While 565 tribes are formally recognized by the federal government, more than 200 are not. Over the years, tribes have won recognition through treaties, acts of Congress, presidential orders or court rulings. In 1978, the Interior Department set up its “federal acknowledgement process,” which has most cases now going through the Bureau of Indian Affairs. But Congress is still a player and retains the sole power to restore status to a “terminated” tribe such as the Duwamish.

The tribes’ entry into the big leagues of gambling 25 years ago has made the system of granting federal recognition much more volatile.

Kathryn Rand, co-director and a founder of the Institute for the Study of Tribal Gaming Law and Policy at the University of North Dakota, said the system has “needed changes for a long time, before Indian gambling.” Now, she said, the issue has only become bigger.

“The weight of tribal gaming as a political issue means that we tend to see all tribal issues through the lens of Indian gaming,” she said. “So tribal recognition has become controversial because we’re worried that those newly recognized tribes will open casinos.”

On Capitol Hill, Democratic Rep. Jim McDermott of Seattle is leading a solo fight to formally recognize the Duwamish, calling it “matter of cultural existence that’s at stake here.”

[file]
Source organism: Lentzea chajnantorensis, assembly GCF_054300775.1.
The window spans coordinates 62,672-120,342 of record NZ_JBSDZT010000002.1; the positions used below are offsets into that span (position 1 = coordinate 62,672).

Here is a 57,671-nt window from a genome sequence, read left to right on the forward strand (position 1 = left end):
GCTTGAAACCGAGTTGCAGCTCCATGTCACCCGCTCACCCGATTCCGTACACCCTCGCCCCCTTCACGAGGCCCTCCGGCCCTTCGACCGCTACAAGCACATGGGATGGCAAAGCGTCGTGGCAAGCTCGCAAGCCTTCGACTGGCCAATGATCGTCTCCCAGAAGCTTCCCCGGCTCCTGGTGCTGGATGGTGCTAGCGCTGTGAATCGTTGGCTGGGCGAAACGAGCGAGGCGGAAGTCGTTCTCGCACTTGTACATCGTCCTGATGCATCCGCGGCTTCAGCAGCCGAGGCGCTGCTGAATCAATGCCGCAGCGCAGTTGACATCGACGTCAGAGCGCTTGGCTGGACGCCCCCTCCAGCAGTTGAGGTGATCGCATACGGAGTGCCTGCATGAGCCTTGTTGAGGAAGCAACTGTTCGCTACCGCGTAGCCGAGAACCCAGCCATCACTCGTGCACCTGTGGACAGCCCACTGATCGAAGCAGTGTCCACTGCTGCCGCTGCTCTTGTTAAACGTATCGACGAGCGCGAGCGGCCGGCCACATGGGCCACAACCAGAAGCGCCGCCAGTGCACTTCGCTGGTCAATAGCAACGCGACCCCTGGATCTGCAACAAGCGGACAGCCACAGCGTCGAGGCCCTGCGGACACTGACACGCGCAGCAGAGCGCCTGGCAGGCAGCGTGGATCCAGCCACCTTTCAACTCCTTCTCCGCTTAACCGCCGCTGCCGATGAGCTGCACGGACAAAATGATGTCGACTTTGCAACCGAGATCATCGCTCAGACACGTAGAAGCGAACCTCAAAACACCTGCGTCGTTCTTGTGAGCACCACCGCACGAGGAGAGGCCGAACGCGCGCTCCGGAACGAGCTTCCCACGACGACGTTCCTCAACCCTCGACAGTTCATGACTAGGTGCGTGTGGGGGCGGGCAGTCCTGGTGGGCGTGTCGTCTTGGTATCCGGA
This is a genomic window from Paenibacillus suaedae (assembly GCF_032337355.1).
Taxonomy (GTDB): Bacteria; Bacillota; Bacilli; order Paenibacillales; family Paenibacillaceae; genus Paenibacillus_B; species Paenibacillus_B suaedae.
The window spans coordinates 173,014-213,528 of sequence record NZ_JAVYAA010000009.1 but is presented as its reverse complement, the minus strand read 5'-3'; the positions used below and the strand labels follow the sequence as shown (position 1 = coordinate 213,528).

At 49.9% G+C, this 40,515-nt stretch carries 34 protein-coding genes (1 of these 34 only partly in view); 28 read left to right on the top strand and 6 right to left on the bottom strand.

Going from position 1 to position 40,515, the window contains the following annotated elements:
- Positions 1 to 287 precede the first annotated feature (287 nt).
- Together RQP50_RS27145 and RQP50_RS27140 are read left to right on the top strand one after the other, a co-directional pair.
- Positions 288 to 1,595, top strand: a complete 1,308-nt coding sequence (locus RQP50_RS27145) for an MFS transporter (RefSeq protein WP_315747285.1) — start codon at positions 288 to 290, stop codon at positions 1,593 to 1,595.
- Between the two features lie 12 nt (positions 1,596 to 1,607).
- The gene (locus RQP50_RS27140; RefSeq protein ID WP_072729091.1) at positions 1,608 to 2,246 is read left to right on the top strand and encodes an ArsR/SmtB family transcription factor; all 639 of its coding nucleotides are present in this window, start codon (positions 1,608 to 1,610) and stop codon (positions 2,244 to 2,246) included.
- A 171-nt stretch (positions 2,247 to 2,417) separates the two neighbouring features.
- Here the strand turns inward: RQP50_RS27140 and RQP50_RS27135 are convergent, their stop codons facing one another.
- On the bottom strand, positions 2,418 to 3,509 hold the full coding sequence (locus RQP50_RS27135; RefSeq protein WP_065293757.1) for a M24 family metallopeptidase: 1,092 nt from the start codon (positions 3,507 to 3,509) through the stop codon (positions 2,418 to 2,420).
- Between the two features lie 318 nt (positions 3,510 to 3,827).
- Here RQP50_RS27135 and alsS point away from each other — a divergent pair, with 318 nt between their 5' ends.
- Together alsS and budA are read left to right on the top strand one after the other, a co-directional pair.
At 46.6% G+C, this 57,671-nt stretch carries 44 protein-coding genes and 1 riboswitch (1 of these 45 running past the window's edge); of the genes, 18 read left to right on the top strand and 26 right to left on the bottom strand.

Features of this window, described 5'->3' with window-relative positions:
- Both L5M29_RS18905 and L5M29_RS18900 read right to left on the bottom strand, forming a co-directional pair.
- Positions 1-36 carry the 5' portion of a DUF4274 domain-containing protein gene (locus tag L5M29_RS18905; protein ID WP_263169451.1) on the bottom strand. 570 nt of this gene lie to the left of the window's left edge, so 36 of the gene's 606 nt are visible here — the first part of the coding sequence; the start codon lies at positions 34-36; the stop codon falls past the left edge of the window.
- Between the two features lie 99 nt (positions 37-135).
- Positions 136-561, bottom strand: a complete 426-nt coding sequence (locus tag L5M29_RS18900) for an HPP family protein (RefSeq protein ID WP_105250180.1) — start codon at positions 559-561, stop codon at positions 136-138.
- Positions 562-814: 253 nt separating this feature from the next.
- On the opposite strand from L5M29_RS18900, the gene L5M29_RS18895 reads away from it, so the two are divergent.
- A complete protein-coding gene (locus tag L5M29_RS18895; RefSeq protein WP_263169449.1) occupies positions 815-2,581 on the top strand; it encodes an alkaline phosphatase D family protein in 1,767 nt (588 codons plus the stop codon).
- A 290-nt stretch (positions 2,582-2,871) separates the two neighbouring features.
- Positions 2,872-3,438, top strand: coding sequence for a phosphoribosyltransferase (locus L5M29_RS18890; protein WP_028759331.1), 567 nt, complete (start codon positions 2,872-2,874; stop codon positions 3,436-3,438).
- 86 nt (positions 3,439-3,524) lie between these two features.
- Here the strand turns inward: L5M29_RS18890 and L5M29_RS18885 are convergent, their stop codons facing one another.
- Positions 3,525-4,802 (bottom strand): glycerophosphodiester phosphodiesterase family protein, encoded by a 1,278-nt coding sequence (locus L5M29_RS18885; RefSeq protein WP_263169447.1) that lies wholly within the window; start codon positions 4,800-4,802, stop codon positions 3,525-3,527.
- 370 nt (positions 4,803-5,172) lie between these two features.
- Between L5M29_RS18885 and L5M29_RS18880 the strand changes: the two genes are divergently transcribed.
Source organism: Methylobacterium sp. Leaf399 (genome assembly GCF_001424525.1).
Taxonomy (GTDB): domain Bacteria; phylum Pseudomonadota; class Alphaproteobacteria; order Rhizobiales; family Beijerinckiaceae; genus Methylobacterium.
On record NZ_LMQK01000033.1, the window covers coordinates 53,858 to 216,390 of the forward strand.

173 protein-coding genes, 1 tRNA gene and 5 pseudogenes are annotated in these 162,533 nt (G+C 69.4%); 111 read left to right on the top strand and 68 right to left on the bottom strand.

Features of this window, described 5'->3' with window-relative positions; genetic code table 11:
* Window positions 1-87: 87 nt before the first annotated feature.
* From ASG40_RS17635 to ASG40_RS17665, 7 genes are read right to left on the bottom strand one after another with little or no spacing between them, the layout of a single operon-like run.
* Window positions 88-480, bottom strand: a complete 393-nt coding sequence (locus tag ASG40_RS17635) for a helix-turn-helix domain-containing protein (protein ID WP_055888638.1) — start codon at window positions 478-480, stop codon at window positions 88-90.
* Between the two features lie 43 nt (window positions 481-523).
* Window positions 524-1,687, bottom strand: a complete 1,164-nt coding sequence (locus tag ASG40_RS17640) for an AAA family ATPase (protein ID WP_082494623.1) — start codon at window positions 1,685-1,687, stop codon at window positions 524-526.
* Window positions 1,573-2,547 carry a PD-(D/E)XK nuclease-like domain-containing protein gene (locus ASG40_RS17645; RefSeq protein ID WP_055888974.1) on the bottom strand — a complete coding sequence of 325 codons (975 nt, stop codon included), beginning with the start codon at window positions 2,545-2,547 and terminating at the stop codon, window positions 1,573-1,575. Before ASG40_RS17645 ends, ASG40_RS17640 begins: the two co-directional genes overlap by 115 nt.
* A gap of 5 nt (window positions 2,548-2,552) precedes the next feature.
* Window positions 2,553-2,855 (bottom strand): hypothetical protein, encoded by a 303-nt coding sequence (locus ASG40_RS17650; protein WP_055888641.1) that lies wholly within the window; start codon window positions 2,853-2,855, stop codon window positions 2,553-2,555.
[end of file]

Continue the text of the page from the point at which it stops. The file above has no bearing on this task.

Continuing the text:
McDermott said the tribes would be less worried about making big profits from casinos if Congress showed a greater willingness to pay for basic services such as education and health care. He said that would make more sense than loosening the rules to make it easier for tribes to open even more off-reservation casinos, as the Obama administration did a year ago.

The Duwamish isn’t the only tribe in Washington state that’s on the losing end.

Former Democratic Rep. Brian Baird of Washington state said that one of the biggest disappointments of his career came when he couldn’t get Congress to formally recognize the Chinook Indian Nation, the tribe that helped Lewis and Clark in their exploration of the West in 1805. He called it “a matter of righting a historical wrong.”

“I mean it’s absurd that the federal government says this tribe doesn’t exist – it’s just absurd,” Baird said. “There’s multiple references to the tribe – they helped save Lewis and Clark’s butt. This was part of why I was so adamant about it and so passionate about it.”

With the smaller tribes locked out, the bigger tribes are left to fight it out over casino profits.

Before the Cowlitz can open its casino, the tribe must dispose of two lawsuits. Both suits claim that the federal government erred in allowing the land to be placed in trust. Tribes must ask the Bureau of Indian Affairs to have their new land placed in trust for them before they’re allowed to apply to open a casino.

Hansen said that one of the biggest ironies in the Duwamish quest for recognition is that the tribe has never proposed opening a casino, though she acknowledged that she already has been approached by and met with casino investors.

“I had dinner with a couple of people,” she said, declining to disclose any details.

Hansen, who has lived in Seattle since 1950, said she likes to kid about the possibility of building a casino, just to keep people guessing.

“I’ve already told them if that if I ever get the status, we’re going to have a floating casino in the middle of Elliott Bay,” she said. “And they kind of laugh a little bit, and then I know I can hear them say: ‘Is she serious?’’’